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Intest Res > Volume 16(1); 2018 > Article
Lin and Chu: A rare cause of gastrointestinal hemorrhage
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Question: An 88-year-old man with a 2-week history of right upper abdominal pain and fever was brought to MacKay Memorial Hospital. Physical examination revealed icteric sclera and tenderness in the right upper quadrant. Laboratory studies showed a white cell count of 21,000/µL and total bilirubin level of 9.1 mg/dL on admission. CT revealed acute calculous cholecystitis (Fig. A). Endoscopic retrograde biliary drainage was performed for suspicion of Mirizzi's syndrome and jaundice was significantly improved (Fig. B). Massive bloody stool with hypovolemic shock occurred 5 days later. No abnormalities were observed on esophagogastroduodenoscopy. Colonoscopy revealed a protruding mass with superficial ulceration in the hepatic fracture (Fig. C). What is the most likely diagnosis?

Answer to the Images: Cholecystocolic Fistula

The patient was taken to the operating room for exploration. A 3-mm fistulous tract was identified on the hepatic flexure of the colonic lumen (Fig. D). A segment of the transverse colon was resected, and cholecystectomy was performed. On pathological examination, the mucosa of the colon was focally necrotic. Meanwhile, a 2.5-cm fistula was connected to the gallbladder, and a calcium bilirubinate stone was found in the fistula (Fig. E, arrows; H&E, ×100). These findings were consistent with a diagnosis of cholecystocolic fistula.
Biliary-enteric fistulas have been found in 0.9% of patients undergoing biliary tract surgery.1 The most common site was the cholecystoduodenal fistula (70%), followed by cholecystocolic fistula (10%–20%).1 Diarrhea was the most common and valuable distinguishing symptom of cholecystocolic fistula.2 Other symptoms of abdominal pain, cholangitis, weight loss, and bowel obstruction were reported.2,3 Lower gastrointestinal bleeding was a rare presentation. The intermittent bleeding occurred from the stone necrosis of the gallbladder wall contiguous with the inflamed colon, and the migrating stone in the fistula could erode and seal off the bleeding vessels. Awareness of symptoms coupled with colonoscopic examination, barium enema, or biliary scintigraphy is required to make a preoperative diagnosis.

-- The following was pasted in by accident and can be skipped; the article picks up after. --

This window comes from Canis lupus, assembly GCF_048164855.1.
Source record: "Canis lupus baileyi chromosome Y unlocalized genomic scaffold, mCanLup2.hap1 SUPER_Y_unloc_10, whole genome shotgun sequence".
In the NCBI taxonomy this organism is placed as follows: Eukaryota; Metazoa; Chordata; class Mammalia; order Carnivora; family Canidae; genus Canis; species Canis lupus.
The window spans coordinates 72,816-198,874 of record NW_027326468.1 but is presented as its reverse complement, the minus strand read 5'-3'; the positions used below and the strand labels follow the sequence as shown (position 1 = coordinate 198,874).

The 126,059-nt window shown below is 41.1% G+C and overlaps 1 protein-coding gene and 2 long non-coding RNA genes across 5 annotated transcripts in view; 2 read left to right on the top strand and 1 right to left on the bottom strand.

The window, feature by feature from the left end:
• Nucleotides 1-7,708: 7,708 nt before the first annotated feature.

NOTES

FINANCIAL SUPPORT: The authors received no financial support for the research, authorship, and/or publication of this article.

CONFLICT OF INTEREST: No potential conflict of interest relevant to this article was reported.

AUTHOR CONTRIBUTION: W.C.L., collecting materials, drafting the manuscript; C.H.C., design, drafting the manuscript.

References

1. Glenn F, Reed C, Grafe WR. Biliary enteric fistula. Surg Gynecol Obstet 1981;153:527–531.PMID: 7280941.
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2. Hession PR, Rawlinson J, Hall JR, Keating JP, Guyer PB. The clinical and radiological features of cholecystocolic fistulae. Br J Radiol 1996;69:804–809.PMID: 8983583.
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3. Correia MF, Amonkar DP, Nayak SV, Menezes JL. Cholecystocolic fistula: a diagnostic enigma. Saudi J Gastroenterol 2009;15:42–44.PMID: 19568555.
crossref pmid pmc
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